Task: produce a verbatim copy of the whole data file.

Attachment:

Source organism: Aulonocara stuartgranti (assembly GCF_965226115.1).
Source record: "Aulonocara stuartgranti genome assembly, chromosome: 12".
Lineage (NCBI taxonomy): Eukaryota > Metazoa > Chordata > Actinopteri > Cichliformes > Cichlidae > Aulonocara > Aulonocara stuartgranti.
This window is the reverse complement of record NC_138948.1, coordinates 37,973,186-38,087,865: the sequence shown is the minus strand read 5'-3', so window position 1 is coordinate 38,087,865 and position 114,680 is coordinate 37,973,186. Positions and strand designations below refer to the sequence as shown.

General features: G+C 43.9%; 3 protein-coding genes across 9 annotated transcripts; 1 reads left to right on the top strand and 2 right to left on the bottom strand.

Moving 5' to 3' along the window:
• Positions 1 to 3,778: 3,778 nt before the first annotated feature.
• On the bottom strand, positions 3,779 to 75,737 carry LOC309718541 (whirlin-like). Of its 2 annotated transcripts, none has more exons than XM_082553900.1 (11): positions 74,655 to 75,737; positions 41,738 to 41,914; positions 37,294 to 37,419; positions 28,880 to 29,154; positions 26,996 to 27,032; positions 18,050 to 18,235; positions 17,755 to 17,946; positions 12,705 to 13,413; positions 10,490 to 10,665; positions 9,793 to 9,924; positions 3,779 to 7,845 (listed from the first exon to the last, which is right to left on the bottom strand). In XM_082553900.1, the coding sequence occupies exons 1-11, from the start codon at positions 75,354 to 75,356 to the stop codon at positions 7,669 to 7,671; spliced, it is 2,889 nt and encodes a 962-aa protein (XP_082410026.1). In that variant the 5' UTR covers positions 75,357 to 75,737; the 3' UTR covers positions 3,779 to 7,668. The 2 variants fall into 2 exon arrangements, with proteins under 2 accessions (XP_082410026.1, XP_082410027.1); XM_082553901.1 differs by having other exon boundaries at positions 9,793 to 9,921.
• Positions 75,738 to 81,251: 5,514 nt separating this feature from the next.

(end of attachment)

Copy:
Source organism: Aulonocara stuartgranti (assembly GCF_965226115.1).
Source record: "Aulonocara stuartgranti genome assembly, chromosome: 12".
Lineage (NCBI taxonomy): Eukaryota > Metazoa > Chordata > Actinopteri > Cichliformes > Cichlidae > Aulonocara > Aulonocara stuartgranti.
This window is the reverse complement of record NC_138948.1, coordinates 37,973,186-38,087,865: the sequence shown is the minus strand read 5'-3', so window position 1 is coordinate 38,087,865 and position 114,680 is coordinate 37,973,186. Positions and strand designations below refer to the sequence as shown.

General features: G+C 43.9%; 3 protein-coding genes across 9 annotated transcripts; 1 reads left to right on the top strand and 2 right to left on the bottom strand.

Moving 5' to 3' along the window:
• Positions 1 to 3,778: 3,778 nt before the first annotated feature.
• On the bottom strand, positions 3,779 to 75,737 carry LOC309718541 (whirlin-like). Of its 2 annotated transcripts, none has more exons than XM_082553900.1 (11): positions 74,655 to 75,737; positions 41,738 to 41,914; positions 37,294 to 37,419; positions 28,880 to 29,154; positions 26,996 to 27,032; positions 18,050 to 18,235; positions 17,755 to 17,946; positions 12,705 to 13,413; positions 10,490 to 10,665; positions 9,793 to 9,924; positions 3,779 to 7,845 (listed from the first exon to the last, which is right to left on the bottom strand). In XM_082553900.1, the coding sequence occupies exons 1-11, from the start codon at positions 75,354 to 75,356 to the stop codon at positions 7,669 to 7,671; spliced, it is 2,889 nt and encodes a 962-aa protein (XP_082410026.1). In that variant the 5' UTR covers positions 75,357 to 75,737; the 3' UTR covers positions 3,779 to 7,668. The 2 variants fall into 2 exon arrangements, with proteins under 2 accessions (XP_082410026.1, XP_082410027.1); XM_082553901.1 differs by having other exon boundaries at positions 9,793 to 9,921.
• Positions 75,738 to 81,251: 5,514 nt separating this feature from the next.